There are so many great things going on in public schools today. If you are not a parent, you might not know about them or know how to get involved. For that reason, I’ve decided to start a series spotlighting school partners that really make a difference to teachers, families and most of all STUDENTS!
826 Valencia was named for its location in the heart of San Francisco’s Mission District with the goal of providing writing workshops and after school tutoring to K-12 students. In order to occupy this commercial space, it needed to have a retail operation, so the founders decided to “lure” kids and families in with a student friendly pirate theme. It turned out to be a great idea, as retail sales from the storefront support much of its work. The nonprofit proved to be so successful, that it quickly spawned other chapters all over the country. 826 National now has chapters in in Ann Arbor, Boston, Chicago, Los Angeles, New York, Seattle, San Francisco, and Washington DC.
“The mustache was tired of being ignored…”
This video comes out of 826 Chicago, and is a great example of the ethos of this great organization, which has been inspiring a love of the written word since the 826 Valencia first opened in 2002.
(If you are reading this blog on a mobile device and having trouble viewing this video, you can click here to view it on Vimeo directly.)
If you’ve been reading my blog, 826 Valencia should sound familiar. In a previous post, I mentioned a great book I have been reading with my girls titled, Exactly, a collection of 56 stories written by Wallenberg Traditional High School students for younger children. Part of what makes the book great is that it is the result of a project between these students and local Bay Area artists. None of this would have been possible without the teachers at Wallenberg (thank you!!!!) and the dedicated volunteers and staff at this great organization.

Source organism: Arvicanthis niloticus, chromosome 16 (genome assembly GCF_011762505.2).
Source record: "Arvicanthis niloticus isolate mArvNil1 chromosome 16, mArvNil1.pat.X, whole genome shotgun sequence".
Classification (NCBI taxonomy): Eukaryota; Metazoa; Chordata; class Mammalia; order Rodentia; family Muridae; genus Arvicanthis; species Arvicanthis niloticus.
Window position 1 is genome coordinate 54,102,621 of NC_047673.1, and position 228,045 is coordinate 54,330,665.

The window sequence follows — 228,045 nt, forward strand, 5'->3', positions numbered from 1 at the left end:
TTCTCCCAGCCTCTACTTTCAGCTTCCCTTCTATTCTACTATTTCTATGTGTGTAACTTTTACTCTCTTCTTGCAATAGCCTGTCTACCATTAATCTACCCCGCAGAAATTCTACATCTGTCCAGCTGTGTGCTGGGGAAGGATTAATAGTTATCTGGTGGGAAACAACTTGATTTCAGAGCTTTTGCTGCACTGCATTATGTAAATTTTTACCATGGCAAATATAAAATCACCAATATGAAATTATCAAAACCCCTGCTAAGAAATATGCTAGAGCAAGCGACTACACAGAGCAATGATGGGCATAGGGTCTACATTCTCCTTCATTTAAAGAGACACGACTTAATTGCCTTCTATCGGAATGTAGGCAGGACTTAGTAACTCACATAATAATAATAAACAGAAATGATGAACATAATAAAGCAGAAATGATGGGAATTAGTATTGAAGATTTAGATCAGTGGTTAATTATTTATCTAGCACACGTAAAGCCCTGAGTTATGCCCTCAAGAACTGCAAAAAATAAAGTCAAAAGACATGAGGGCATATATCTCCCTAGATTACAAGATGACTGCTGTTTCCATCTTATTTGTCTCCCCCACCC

Why I love this organization!
We all know how important writing skills are for success in college and professional life. As adults, we write for a variety of audiences: our college professor, boss or colleagues (e.g. reports, presentations, etc.), our friends (e.g. emails, Facebook posts) and the public at large (e.g. letters to the editor, blogs). As adults, we know how important writing can be–especially when we struggle to find the words to advocate for ourselves on an insurance claim or make our ideas clear in a professional email. And, I don’t have time here to even go into the value of writing for personal expression, creativity and joy!
That said, when I was a high school teacher, I can’t tell you how hard it was at times to make learning relevant for my students. I could talk until I was blue in the face about why writing skills were important, or why students need to revise and edit their writing. All of my lectures were meaningless when I wasn’t giving students regular and immediate feedback, and when their audience was always ME, the teacher. Add to all this, the fact that I was working with… teenagers… I remember being a teen, and my mind most definitely was not fixated on “learning how to improve my writing, because it’s an important skill to have in the future.”
How do you make writing relevant for teens? By giving them authentic opportunities to write.
Doing writing projects like those done through 826 Valencia, provides opportunities for students to gain real experiences as real writers. In the introduction to Exactly, students explain why participating in this project was such an amazing learning opportunity: